EIA Expects Energy Demand Growth to Balance Global Oil Market Between Q3 2023 and Q1 2024

In the May STEO, EIA expects energy demand growth to bring the global oil market into balance between Q3 2023 and Q1 2024. EIA estimated global liquids fuel production to increases by 1.5 million b/d in 2023 compared with 2022 primarily because of growth from non-OPEC producers. Excluding production from Russia, which is forecast to fall by 0.3 million b/d in 2023, they expect non-OPEC liquid fuels production to increase by 2.2 million b/d in 2023 and by an additional 1.1 million b/d in 2024.

For the U.S. they see the current year crude forecast 12.53bpd slightly down from prior 12.54mbpd and 2023 at 12.69mbpd down from 12.75mbpd. 2024 annual output growth s/b at an average rate of 160k b/d vs the prior forecast of 210k b/d. EIA expects the Brent crude oil spot price to Avg $74/Bbl In 2024, $7/Bbl lower than previous forecast.

Risks Increased in April

The Brent crude oil spot price fell from an average of $85 dollars per barrel (b) in April to close at $73/b on May 4. At the beginning of April, OPEC and partner countries (OPEC+) announced a cut to crude oil production of 1.2 million barrels per day (b/d) through the end of 2023, which increased crude oil prices on expectations of tightening oil supplies. However, ongoing considerations about weakening global economic conditions, perceived risk around the global banking sector, and persistent inflation outweighed the initial increase in oil prices and have led to lower prices.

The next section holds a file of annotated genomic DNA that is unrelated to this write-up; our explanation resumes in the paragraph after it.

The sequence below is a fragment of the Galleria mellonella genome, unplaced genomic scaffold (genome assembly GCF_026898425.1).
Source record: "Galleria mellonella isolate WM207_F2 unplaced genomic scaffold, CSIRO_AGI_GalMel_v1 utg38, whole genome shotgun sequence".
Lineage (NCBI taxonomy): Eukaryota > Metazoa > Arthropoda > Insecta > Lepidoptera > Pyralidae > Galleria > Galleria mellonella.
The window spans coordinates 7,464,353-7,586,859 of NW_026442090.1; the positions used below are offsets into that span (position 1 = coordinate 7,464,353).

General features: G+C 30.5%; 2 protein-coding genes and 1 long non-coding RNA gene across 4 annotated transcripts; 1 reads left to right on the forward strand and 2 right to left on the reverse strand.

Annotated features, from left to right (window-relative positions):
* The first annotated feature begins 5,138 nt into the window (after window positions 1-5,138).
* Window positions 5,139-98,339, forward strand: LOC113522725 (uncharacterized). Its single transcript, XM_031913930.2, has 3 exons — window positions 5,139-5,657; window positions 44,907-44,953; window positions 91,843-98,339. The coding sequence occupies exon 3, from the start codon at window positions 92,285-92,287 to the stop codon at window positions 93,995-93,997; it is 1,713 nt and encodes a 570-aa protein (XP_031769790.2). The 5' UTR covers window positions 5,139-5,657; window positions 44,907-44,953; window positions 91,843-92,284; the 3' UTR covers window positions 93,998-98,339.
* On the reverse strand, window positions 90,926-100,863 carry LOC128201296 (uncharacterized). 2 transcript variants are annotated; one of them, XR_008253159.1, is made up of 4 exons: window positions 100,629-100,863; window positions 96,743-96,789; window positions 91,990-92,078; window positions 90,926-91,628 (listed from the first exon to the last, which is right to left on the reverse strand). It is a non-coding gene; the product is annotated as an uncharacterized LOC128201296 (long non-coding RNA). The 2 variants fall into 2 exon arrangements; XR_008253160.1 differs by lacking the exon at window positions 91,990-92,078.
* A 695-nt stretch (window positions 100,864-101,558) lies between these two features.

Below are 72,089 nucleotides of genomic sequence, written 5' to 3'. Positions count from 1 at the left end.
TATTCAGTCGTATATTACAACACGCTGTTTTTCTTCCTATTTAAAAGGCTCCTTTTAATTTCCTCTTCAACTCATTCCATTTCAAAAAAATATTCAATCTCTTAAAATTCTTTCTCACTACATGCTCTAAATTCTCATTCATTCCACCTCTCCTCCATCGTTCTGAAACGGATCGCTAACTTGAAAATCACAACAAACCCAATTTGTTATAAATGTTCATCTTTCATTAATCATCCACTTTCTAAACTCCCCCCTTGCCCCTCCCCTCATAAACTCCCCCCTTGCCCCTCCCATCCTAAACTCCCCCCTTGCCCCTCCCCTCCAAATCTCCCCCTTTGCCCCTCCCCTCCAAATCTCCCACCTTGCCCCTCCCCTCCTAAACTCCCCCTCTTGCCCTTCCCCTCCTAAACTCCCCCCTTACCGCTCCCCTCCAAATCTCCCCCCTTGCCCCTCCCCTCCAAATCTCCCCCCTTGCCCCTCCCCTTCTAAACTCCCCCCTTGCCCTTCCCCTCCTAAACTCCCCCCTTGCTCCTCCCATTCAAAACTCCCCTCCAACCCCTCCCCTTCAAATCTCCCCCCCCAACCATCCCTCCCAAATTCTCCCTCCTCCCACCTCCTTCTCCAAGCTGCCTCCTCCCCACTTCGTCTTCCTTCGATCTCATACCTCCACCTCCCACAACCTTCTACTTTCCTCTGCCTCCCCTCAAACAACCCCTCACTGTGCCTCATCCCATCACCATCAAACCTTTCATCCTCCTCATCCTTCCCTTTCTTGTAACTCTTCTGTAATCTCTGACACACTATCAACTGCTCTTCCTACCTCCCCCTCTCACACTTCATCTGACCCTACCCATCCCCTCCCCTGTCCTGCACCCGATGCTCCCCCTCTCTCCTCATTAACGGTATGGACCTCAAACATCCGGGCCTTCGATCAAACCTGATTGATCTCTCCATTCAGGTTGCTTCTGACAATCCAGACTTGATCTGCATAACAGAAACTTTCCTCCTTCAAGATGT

EIA May 2023 STEO

STEO Global Oil Consumption Highlights

  • EIA forecasts global liquid fuels consumption increases by 1.6 million b/d in 2023 and by 1.7 million b/d in 2024, and most expected liquid fuels demand growth is in non-OECD Asia, led by China and India.
  • EIA see demand growth bringing the global oil market into balance between the third quarter of 2023 (3Q23) and 1Q24 and push the Brent price from current levels back to between $75/b and $80/b.
  • Beginning in 2Q24, they expect consistent global oil inventory builds over the rest of the forecast period as global oil production outpaces global oil demand, putting downward pressure on crude oil prices.
  • They forecast global oil inventories will grow by 0.3 million b/d in 2024,
  • Forecast the Brent crude oil spot price to average $74/b in 2024, $7/b lower than in last month’s STEO.

STEO Global Oil Production Highlights

  • In 2021 and 2022, more than half of the increase in production of liquid fuels globally occurred in member countries of the Organization of the Petroleum Exporting Countries, or OPEC. EIA expect that percentage to shift in 2023 and 2024 when non-OPEC countries will account for more production growth as a number of long-term development projects come online.